Taking advantage

I’m a cheeky mare it has to be said. I take advantage of situations whenever I can.

To summarise my cheekiness in taking advantage of every situation:

  • I took advantage of a meeting in London finishing early to shoot across town to the Goldhawk Road for my first ever visit.
  • I took advantage of an amazing sale rack to buy 3 metres of lovely soft fabric for £10.
  • I took advantage of the husband being on backshift to spend the evening drinking wine and cutting out the pieces for this dress.
  • I took advantage of the small child being ill and needing an extra long afternoon nap to do some sewing.

All in all my cheekiness resulted in a new shirt dress in a day for me! So on this situation I think being a cheeky mare and taking advantage of situations paid off in my favour. RESULT!

Also don’t judge me on taking advantage of the sick child. After her being a velcro child all morning and projectile vomiting on me I think we both needed a break.

2015-06-06 22.42.38

This is pattern is McCalls M6696. I’ve made a couple of shirt dresses from it already but messed the collar up on both of them. After my debacle adventure in learning to sew a man’s shirt (no thanks to Burda) I had the confidence to try again. I was also a cocky so and so and decided to funk it up and go a teeny bit off piste. Hence I used the collar stand but not the collar.

Gives it a bit of an oriental feel me thinks?

I’m not a fan of the poofyness at the back – I think I’ll scale down the gathered bits next time. Makes me look a bit hunchbacked.

IMG_6479 IMG_6480 IMG_6484 IMG_6485


I don’t know why I look so happy here – have you ever seen legs as white as that in June? Summer has almost entirely failed to arrive in Scotland this year. Two years ago I spent 3 weeks in my back garden sunbathing waiting for my baby to arrive. I was nutbrown and fabulous. This year I’ve seen about 2 minutes of sun since I was in Uganda in January.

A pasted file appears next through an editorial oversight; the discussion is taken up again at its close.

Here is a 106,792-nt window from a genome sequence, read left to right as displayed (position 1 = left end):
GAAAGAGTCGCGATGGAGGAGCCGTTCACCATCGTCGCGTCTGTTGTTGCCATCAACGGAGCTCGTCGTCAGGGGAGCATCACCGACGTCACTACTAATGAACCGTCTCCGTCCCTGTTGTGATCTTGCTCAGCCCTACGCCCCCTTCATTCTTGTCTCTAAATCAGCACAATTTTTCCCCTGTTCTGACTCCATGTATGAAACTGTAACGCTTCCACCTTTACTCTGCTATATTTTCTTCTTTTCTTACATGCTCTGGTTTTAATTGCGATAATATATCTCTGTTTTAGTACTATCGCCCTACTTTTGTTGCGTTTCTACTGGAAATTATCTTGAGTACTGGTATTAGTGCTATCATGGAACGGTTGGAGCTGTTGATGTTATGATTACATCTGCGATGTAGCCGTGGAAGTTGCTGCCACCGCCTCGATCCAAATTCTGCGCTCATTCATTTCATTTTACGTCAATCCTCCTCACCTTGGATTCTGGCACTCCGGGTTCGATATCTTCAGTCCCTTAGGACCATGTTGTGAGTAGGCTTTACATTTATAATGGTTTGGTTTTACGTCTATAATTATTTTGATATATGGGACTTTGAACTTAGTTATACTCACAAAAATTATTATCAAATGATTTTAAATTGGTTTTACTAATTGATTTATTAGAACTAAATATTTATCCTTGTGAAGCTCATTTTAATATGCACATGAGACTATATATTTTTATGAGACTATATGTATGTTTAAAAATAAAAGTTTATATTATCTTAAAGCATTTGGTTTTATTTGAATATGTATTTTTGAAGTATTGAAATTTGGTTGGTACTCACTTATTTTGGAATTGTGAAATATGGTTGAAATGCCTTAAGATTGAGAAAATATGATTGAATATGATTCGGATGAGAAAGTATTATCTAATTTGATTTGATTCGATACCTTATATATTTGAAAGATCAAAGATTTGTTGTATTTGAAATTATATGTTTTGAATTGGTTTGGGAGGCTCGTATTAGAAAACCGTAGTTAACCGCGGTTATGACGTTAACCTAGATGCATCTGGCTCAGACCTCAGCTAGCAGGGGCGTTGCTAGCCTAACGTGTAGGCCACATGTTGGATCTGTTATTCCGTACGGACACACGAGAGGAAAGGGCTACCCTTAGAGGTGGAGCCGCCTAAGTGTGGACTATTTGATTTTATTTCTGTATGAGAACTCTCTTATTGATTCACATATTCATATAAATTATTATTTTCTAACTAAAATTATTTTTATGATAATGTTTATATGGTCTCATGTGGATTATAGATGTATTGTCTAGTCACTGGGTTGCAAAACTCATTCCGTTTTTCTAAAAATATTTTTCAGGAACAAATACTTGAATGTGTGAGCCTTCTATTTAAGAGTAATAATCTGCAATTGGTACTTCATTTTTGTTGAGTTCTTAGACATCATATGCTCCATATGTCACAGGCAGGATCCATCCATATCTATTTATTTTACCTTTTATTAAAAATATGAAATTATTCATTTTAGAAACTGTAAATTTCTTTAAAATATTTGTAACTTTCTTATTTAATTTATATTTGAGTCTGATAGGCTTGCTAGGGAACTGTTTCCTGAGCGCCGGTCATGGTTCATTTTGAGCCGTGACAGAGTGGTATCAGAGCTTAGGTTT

Come on Summer!!


21 thoughts on “Taking advantage

  1. what a lively blog!! Love your shirtdress, I was like you when my children were small, I had four!! Now i am a Grandma and I can sew to my hearts content! Thank you for the lovely comment on my blog too 🙂

    Liked by 1 person

  2. I just went to Goldhawk Road after a meeting too. I don’t think that it is cheeky, just a good use of resource. Love your dress. I really like the fabric and that pattern, although a lot of people have commented about the amount of excess fabric in the back. Nothing wrong with a milk bottle tan. I have one too, in daylight I look blue. Must be a Scottish thing. 🙂 xx

    Liked by 1 person

  3. I know what you are talking about, I’m mother of two ladies now and the lack of time makes that when you have 5 minutes you take advantage of them . Love this pattern and the fabric is nice too. It suits you. Well done!

    Liked by 1 person

    1. I read an excellent article recently about why employers should employ mothers. It was all to do with the amazing efficiency of them – the ability to squeeze an hours work into 10 minutes. I can certainly subscribe to that!


  4. I just bought this pattern a couple of weeks ago! I found a printed linen around the same time, only 2 yards left on the bolt, but it’s 58″ wide, so I’m thinking of making the sleeveless, straight-skirt version. I don’t think I’ve worn a shirt dress in my life, so I’m really excited! Your dress is gorgeous!!

    Liked by 1 person

      1. Great advice, thanks, Lesley! I’ve been through the not-enough-buttons dilemma in the past, and depending on the project, it sometimes works to sew in small snaps where a button would normally go. I also have been known to use unmatching buttons, which can be fun if you find a “theme” that works. One of my favorite examples is a sweater I knitted, and couldn’t find enough matching buttons in the large diameter required, so I found 5 different buttons, all the same size, all black, and all some sort of flower. I love that sweater. : )

        Liked by 1 person

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